On May 5 2015 virtual currency exchanger Ripple Labs Inc and its wholly owned subsidiary XRP II, LLC(1) (together, Ripple) entered into a consent agreement with the Financial Crimes Enforcement Network (FinCEN) in which Ripple consented to a $700,000 civil penalty and stipulated to a "statement of facts and violations" admitting that it had failed to:

  • register as a money services business (MSB) as required under the Bank Secrecy Act as a result of selling its "XRP" virtual currency;(2) and
  • satisfy other Bank Secrecy Act requirements, including its anti-money laundering (AML) and transaction reporting obligations.

Ripple concurrently entered into a settlement agreement with the US Attorney's Office in the Northern District of California (USAO) in which Ripple stipulated to the same statement of facts and agreed to forfeit $450,000 to the USAO. This forfeiture will be credited to satisfy partially FinCEN's $700,000 civil penalty. As part of its consent and settlement agreements, Ripple agreed to certain remedial actions.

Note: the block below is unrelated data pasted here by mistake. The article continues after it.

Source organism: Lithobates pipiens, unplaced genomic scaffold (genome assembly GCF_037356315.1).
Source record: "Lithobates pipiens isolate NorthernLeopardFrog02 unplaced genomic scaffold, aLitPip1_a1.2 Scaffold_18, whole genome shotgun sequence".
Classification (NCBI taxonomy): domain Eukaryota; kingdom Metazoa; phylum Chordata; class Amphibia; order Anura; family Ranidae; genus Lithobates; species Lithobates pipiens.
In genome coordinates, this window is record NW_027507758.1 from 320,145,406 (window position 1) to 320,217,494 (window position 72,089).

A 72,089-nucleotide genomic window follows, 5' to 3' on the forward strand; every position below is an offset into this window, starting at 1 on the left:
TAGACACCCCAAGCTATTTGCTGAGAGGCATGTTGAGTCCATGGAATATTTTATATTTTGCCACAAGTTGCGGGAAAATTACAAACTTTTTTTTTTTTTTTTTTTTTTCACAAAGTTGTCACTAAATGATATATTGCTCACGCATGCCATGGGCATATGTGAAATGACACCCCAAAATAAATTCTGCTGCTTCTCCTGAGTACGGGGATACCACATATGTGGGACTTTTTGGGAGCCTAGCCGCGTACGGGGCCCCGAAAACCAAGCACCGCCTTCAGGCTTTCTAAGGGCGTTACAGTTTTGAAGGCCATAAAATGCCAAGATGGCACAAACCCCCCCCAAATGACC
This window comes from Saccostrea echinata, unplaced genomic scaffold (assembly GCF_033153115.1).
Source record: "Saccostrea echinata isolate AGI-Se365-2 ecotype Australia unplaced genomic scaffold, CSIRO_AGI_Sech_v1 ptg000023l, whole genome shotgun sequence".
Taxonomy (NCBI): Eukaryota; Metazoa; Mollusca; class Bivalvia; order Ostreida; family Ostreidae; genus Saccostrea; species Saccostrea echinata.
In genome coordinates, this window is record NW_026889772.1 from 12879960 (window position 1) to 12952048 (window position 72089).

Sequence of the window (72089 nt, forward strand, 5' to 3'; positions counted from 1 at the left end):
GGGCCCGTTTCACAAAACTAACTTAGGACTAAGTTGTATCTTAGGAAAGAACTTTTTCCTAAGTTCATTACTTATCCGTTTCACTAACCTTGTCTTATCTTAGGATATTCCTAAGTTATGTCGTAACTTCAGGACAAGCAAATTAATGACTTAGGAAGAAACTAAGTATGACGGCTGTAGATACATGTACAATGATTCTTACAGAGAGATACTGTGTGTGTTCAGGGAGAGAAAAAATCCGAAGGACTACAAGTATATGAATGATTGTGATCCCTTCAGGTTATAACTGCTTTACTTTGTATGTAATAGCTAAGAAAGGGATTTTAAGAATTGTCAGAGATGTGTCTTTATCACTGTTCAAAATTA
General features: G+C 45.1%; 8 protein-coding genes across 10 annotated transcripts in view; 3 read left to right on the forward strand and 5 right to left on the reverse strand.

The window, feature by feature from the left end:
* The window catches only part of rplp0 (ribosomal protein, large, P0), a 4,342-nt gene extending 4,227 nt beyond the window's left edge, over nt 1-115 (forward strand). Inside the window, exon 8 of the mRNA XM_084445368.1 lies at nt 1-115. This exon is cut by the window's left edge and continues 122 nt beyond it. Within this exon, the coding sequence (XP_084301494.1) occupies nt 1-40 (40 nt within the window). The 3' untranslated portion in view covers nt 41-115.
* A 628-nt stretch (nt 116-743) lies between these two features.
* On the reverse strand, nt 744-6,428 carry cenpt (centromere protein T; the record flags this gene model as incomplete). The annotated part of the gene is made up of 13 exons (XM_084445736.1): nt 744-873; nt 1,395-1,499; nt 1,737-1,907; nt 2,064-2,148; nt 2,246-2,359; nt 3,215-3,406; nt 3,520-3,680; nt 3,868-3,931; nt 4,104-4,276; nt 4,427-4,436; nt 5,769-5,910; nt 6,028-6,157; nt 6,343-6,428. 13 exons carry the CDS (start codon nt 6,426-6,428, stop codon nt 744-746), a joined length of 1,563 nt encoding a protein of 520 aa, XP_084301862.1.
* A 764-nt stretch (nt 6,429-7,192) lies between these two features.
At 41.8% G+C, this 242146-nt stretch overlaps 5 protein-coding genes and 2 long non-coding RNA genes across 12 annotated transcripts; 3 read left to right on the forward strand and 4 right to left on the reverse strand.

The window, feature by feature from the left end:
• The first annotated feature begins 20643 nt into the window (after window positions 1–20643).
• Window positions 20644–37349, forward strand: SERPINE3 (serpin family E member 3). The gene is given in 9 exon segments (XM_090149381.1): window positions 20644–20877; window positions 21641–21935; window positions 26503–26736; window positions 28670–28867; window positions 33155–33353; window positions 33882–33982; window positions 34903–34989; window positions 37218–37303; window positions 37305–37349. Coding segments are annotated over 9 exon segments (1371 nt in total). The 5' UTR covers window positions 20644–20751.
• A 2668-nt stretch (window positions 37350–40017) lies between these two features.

The enforcement action against Ripple was the first civil enforcement action against a virtual currency exchanger for failing to register as an MSB. In December 2013 FinCEN sent industry outreach letters to virtual currency businesses advising that they may need to register as MSBs, but otherwise initiated no enforcement actions. In FinCEN's news release, Director Jennifer Shasky Calvery explained FinCEN's underlying policy rationale for targeting Ripple by noting that "[v]irtual currency exchangers must bring products to market that comply with our anti-money laundering laws" and that "[i]nnovation is laudable but only as long as it does not unreasonably expose our financial system to tech-smart criminals eager to abuse the latest and most complex products".


On March 18 2013 FinCEN released guidance clarifying the applicability of the Bank Secrecy Act to "users," "administrators" and "exchangers" of "convertible virtual currency".(3) The guidance explained that both exchangers and administrators of virtual currencies are money transmitters and that money transmitters are a type of MSB generally required to register under the Bank Secrecy Act.(4) Ripple stipulated that it had acted as a virtual currency exchanger – therefore constituting a money transmitter under the Bank Secrecy Act – since it sold its XRP virtual currency.(5) As noted above, the Bank Secrecy Act requires money transmitters to register with FinCEN as an MSB, which Ripple had failed to do.